ON THIS PAGE: You will find information about how many people learn they have this type of tumor each year and some general survival information. Remember, survival rates depend on several factors. To see other pages in this guide, use the colored boxes on the right side of your screen, or click “Next” at the bottom.
An estimated 8,000 people in the United States are diagnosed with a neuroendocrine tumor that starts in the gastrointestinal tract (the stomach, intestine, appendix, colon, or rectum) each year. The overall five-year survival rate (percentage of people who survive at least five years after the cancer is detected, excluding those who die from other diseases) of people with neuroendocrine tumors varies and depends on several factors; check the section for the specific type of neuroendocrine tumor (see the Overview section) for more information.
More than 1,500 people in the United States are diagnosed with Merkel cell cancer each year. The overall five-year survival rate (percentage of people who survive at least five years after the cancer is detected, excluding those who die from other diseases) of people with Merkel cell carcinoma is about 60%. It is much higher if the cancer is found early, before it has spread to the lymph nodes or distant parts of the body.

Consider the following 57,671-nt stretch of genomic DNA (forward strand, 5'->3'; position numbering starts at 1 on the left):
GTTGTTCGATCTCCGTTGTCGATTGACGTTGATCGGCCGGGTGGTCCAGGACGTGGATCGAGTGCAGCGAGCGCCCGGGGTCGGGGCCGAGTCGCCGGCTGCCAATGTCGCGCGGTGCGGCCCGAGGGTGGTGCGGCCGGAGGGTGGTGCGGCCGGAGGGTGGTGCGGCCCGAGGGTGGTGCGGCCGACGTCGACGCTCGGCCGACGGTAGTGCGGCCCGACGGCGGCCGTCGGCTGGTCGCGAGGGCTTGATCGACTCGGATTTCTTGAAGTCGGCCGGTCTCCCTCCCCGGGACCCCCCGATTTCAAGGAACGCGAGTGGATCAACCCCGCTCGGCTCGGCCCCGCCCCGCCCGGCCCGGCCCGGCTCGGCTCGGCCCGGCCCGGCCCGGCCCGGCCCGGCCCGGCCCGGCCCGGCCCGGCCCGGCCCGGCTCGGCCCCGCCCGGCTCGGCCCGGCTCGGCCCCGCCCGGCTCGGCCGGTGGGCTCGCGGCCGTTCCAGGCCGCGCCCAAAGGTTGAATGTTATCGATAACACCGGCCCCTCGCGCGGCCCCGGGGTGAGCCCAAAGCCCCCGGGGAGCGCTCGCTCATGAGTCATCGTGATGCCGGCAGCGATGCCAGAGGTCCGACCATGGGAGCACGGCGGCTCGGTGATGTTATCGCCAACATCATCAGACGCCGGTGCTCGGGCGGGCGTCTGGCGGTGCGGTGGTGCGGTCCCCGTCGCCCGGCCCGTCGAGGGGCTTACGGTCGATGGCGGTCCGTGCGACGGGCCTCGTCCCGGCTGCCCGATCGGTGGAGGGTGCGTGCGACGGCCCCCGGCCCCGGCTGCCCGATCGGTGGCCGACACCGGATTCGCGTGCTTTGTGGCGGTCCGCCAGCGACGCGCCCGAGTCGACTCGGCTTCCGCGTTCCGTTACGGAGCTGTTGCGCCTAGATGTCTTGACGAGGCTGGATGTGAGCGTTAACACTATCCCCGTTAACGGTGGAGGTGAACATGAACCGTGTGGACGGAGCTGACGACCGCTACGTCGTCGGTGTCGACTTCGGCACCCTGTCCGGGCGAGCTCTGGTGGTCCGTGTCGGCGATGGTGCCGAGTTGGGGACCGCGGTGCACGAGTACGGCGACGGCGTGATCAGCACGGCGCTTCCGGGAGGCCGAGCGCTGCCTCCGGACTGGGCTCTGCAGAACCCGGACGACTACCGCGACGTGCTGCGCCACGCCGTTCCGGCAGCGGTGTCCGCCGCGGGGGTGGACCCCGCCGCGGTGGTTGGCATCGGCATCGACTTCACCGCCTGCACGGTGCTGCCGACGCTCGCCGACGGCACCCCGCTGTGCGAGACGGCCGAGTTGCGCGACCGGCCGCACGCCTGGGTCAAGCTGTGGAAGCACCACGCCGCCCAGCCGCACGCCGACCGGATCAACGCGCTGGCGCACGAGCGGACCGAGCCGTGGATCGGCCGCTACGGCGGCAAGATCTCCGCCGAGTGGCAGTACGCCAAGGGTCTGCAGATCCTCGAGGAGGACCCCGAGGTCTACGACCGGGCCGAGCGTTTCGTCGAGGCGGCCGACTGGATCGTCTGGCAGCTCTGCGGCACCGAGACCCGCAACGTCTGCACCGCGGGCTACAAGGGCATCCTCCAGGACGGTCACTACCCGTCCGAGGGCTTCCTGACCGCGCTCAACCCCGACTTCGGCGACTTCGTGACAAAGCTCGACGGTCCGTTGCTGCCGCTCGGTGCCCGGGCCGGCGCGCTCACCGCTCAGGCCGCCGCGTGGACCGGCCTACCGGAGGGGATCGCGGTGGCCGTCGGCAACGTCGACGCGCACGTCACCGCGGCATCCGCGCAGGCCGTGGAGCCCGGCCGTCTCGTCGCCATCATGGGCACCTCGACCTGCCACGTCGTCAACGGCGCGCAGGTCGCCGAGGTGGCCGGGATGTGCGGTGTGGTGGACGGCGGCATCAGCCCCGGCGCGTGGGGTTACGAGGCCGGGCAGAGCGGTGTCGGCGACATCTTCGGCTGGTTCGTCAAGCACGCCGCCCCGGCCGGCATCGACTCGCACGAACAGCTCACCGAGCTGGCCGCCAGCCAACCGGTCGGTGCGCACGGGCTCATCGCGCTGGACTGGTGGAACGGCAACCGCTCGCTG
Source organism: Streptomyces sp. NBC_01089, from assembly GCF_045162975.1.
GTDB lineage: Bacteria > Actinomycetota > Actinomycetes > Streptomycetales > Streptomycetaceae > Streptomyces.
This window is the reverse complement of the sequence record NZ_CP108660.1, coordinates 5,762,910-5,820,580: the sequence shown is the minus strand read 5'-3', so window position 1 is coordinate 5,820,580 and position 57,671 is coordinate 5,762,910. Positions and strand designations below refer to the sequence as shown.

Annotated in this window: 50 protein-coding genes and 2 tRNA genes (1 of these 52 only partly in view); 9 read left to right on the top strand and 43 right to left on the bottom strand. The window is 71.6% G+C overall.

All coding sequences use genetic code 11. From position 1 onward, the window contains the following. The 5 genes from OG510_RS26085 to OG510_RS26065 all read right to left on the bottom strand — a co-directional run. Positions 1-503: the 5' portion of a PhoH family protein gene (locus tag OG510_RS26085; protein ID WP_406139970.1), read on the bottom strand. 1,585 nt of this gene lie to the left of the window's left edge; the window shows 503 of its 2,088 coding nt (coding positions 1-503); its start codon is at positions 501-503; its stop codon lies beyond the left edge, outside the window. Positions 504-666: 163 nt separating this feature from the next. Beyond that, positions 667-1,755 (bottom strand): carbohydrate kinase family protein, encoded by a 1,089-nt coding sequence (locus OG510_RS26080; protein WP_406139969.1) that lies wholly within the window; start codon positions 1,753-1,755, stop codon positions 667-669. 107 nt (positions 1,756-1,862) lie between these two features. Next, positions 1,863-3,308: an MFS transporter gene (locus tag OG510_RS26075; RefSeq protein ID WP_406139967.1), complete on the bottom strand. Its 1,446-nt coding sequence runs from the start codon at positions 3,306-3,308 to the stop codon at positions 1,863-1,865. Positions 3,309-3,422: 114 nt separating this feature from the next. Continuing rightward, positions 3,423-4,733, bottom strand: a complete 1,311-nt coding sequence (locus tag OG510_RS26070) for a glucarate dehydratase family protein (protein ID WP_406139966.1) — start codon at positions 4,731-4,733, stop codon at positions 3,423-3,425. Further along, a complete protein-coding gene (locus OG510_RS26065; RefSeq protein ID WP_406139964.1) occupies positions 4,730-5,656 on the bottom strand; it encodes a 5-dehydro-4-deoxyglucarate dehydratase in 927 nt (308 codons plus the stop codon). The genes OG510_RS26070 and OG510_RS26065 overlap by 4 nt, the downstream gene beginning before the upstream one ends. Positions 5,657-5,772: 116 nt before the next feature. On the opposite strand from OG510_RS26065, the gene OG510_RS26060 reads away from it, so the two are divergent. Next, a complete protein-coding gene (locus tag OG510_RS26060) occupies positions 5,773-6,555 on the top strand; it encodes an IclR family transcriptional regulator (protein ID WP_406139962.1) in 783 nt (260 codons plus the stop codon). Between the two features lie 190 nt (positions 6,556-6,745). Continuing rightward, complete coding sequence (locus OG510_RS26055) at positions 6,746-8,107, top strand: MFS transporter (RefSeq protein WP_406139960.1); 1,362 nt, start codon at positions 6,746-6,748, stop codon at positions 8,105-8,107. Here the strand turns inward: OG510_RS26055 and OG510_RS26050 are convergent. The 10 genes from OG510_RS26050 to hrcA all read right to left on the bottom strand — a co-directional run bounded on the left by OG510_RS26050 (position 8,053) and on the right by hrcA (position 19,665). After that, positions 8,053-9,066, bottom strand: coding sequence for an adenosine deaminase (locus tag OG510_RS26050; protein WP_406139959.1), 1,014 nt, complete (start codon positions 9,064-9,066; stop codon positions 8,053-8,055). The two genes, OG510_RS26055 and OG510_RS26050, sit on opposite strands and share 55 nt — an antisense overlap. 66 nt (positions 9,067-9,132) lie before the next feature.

Cancer survival statistics should be interpreted with caution. These estimates are based on data from thousands of people with this type of cancer, but the actual risk for a particular individual may differ. It is not possible to tell a person how long he or she will live with a neuroendocrine tumor. Because the survival statistics are measured in five-year intervals, they may not represent advances made in the treatment or diagnosis of this tumor. Learn more about understanding statistics.
Sources: American Cancer Society and National Cancer Institute.
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